How to cope with the itchy issue of mosquitoes

The pesky pests are back. Prime mosquito season has arrived and as people begin to spend more time outdoors, folks are having to confront the blood suckers head on.

But, people are hard at work trying to get them under control.

“We’re starting to find a lot of mosquitoes in our traps,” said Ed Twyman.

Not any more than usual, but Ed Twyman, Camden County Mosquito Commission Inspector says they are busy working to keep the pesky disease carrying critters from getting out of control.

“We have West Nile virus. We have Eastern Equine Encephalitis. These are normal ones we have every year,” Entomologist Lauren Bonus stated. “They do not transmit COVID.”

Bonus is waiting for results from the state on a sample batch sent in days ago, but spraying around empty parks, hiking trails and wooded areas near homes is ongoing.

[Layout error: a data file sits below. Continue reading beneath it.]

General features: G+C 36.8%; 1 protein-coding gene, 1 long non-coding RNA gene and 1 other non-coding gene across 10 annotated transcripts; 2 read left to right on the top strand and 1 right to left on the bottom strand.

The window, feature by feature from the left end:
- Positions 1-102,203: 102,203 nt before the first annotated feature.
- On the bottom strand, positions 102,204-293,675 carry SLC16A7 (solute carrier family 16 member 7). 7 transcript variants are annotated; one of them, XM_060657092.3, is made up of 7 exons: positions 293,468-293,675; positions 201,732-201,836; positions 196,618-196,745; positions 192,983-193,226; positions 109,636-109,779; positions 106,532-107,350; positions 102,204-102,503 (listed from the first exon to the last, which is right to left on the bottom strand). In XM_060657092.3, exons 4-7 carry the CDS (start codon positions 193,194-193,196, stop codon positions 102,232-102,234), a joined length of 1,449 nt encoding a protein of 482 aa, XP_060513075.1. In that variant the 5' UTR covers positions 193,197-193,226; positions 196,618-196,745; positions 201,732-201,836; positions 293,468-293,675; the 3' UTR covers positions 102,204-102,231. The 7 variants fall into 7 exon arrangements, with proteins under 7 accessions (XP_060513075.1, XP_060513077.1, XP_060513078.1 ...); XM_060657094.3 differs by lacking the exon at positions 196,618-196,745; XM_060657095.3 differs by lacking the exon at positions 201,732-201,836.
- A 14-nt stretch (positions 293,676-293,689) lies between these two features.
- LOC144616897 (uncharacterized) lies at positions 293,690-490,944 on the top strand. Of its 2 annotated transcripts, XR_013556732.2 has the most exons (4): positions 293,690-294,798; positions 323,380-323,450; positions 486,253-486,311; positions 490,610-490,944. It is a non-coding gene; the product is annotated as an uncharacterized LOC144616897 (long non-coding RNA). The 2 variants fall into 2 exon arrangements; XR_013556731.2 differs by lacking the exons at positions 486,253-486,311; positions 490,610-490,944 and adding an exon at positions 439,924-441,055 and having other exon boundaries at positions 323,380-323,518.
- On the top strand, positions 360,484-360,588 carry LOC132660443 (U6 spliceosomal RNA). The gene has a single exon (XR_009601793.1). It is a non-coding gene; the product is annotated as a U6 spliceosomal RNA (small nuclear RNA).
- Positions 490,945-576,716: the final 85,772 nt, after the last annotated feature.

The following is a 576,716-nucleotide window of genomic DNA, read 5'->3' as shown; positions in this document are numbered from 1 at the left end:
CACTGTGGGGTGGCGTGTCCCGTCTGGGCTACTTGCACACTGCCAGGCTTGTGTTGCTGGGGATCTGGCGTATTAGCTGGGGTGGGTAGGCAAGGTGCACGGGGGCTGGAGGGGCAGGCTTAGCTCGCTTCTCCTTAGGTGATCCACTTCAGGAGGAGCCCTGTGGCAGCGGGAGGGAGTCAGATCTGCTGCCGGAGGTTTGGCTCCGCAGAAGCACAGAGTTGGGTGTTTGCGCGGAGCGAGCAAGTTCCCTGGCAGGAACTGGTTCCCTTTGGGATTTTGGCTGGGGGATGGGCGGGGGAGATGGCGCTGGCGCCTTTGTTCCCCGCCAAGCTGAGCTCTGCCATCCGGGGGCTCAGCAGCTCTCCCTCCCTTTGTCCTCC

“Yes, they are complaining they have a lot of Asian Tiger mosquitoes around their house,” Bonus added.

And, folks want them gone in time for their holiday weekend gatherings. They don’t want mosquitoes feasting on them all the time they are spending outdoors.

“Well, we need to start eliminating water,” Twyman added.

Be sure to get all those small, hidden breeding areas. It only takes a cap full to breed a bunch of biters.

Greg Horowitz of Core Property Service says residents can do it themselves, but he agrees with the EPA and the CDC that the problem often comes with improper use of insecticides.

“If you’re gonna do it, you’re having a party at your house or something, you should do it today or tomorrow, so it can be ready for this weekend,” Horowitz explained.

That’s way more than many products say you need. He says better safe than sorry.

“Spray your shrubs and keep your family, your children and pets away for at least 24 hours, to two days, I like to say. It says a couple of hours, but I like to be safe,” Horowitz added.


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